It was at that moment (Rezia has gone shopping) that the great revelation

took place. A voice spoke from behind the

screen. Evans was speaking. The dead were with him. "Evans, Evans!" he cried.

Mr. Smith was talking aloud to himself, Agnes the servant girl cried to Mrs. Filmer in the kitchen. "Evans, Evans,"

he had said as she brought in the tray. She jumped, she did. She scuttled downstairs. And Rezia came in, with her

flowers, and walked across the room, and put the roses in a vase, upon which the sun struck directly, and it went

laughing, leaping around the room.

She had had to buy the roses, Rezia said, from a poor man in the street. But they were almost dead already, she said,

arranging the roses.

So there was a man outside; Evans presumably; and the roses, which Rezia said were half dead, had been picked by

him in the fields of Greece. "Communication is health; communication is happiness, communication —" he


"What are you saying, Septimus?" Rezia asked, wild with terror, for he was talking to himself. She sent Agnes

running for Dr. Holmes. Her husband, she said, was mad. He scarcely knew her.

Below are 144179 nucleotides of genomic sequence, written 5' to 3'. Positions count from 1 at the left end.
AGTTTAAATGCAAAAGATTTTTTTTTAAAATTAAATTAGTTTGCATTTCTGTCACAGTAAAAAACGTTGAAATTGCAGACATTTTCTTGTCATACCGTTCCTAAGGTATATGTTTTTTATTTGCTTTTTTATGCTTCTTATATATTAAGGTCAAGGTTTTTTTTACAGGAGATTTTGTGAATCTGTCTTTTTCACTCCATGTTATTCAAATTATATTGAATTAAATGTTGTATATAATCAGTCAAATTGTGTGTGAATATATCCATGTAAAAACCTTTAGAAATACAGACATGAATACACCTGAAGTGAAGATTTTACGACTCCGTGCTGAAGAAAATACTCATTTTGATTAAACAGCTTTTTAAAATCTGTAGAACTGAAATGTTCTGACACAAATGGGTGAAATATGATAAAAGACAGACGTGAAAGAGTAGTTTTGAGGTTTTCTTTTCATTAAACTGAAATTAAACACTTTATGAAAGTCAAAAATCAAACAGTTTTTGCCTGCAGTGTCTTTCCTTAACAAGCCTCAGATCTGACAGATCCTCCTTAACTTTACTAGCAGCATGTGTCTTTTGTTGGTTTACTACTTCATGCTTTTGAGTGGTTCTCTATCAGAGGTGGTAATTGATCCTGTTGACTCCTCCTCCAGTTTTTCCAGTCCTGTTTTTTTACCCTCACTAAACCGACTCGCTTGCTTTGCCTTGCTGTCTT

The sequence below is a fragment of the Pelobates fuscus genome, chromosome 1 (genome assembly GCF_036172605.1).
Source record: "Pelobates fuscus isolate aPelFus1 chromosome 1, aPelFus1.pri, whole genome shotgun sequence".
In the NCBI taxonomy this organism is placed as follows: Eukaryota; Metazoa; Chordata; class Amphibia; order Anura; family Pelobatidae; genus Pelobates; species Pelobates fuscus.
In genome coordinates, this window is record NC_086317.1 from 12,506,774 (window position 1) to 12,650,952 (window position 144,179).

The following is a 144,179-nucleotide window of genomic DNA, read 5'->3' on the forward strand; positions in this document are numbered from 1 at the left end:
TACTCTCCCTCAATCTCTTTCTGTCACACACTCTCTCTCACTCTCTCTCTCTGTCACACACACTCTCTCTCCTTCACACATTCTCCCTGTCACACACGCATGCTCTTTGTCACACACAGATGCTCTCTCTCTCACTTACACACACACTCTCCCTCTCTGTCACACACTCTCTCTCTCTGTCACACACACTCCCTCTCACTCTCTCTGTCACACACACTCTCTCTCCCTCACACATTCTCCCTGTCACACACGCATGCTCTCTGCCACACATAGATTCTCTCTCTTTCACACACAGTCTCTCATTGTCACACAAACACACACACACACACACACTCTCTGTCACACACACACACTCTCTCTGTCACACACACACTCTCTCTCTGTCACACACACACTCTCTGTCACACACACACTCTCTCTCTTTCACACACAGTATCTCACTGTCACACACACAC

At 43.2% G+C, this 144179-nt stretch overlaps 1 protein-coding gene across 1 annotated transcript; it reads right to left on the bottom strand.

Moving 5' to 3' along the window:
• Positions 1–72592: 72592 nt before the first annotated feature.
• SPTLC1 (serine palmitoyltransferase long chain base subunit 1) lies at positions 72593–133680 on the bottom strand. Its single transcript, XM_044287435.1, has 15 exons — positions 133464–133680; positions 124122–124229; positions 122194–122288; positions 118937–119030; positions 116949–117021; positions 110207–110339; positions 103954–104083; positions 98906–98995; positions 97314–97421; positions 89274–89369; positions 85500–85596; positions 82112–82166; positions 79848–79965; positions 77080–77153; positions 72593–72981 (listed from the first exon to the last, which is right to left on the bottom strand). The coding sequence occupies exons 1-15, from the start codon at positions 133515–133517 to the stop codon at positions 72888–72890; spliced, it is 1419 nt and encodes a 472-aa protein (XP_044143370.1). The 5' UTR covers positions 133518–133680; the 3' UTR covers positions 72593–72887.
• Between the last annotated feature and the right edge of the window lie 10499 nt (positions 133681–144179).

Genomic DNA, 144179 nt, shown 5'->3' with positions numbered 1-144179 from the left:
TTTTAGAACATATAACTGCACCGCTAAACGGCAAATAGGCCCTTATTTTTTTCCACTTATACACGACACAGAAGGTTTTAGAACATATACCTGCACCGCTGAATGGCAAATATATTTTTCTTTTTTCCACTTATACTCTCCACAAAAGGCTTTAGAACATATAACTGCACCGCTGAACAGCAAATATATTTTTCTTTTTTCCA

"You brute! You brute!" cried Septimus, seeing human nature, that is Dr. Holmes, enter the room.

From: Virginia Woolf. Mrs. Dalloway

What is the meaning of this conversation and which points can be discussed? (from below)

We discussed trauma at length and identified three aspects: 1. Loss of control 2. Loss of communication 3. Loss of meaning. We also noted how the various "myths of modernity" (PEPSI) obscured trauma and personal suffering, and, instead, made it seem that happiness is available to everyone--but only if they consume properly, and keep "a sense of proportion". In fact, recovery from trauma requires feeling seen, feeling heard, and feeling accepted for who we are (love) rather than having someone "stamp" their own imprint upon us so we appear as they need us to appear (conversion); especially since this "conversion" is done by "the worst" who seek to remain ignorant about their own shortcomings. Our task, then, becomes how to discover a way to renew, to regenerate, to restore value where it belongs, and to remove worthlessness from its unearned position as "priceless". How do we distinguish the truly sacred from the merely satisfying; how do we engage in meaningful rituals, rather than pursuing the endless deferrals of addiction, so readily supplied and promoted by the consumption-stimulating myths of modernity (advertising), and the resulting culture of perpetual distraction, and continual discontent, that this stimulation produces.  

Answer & Explanation

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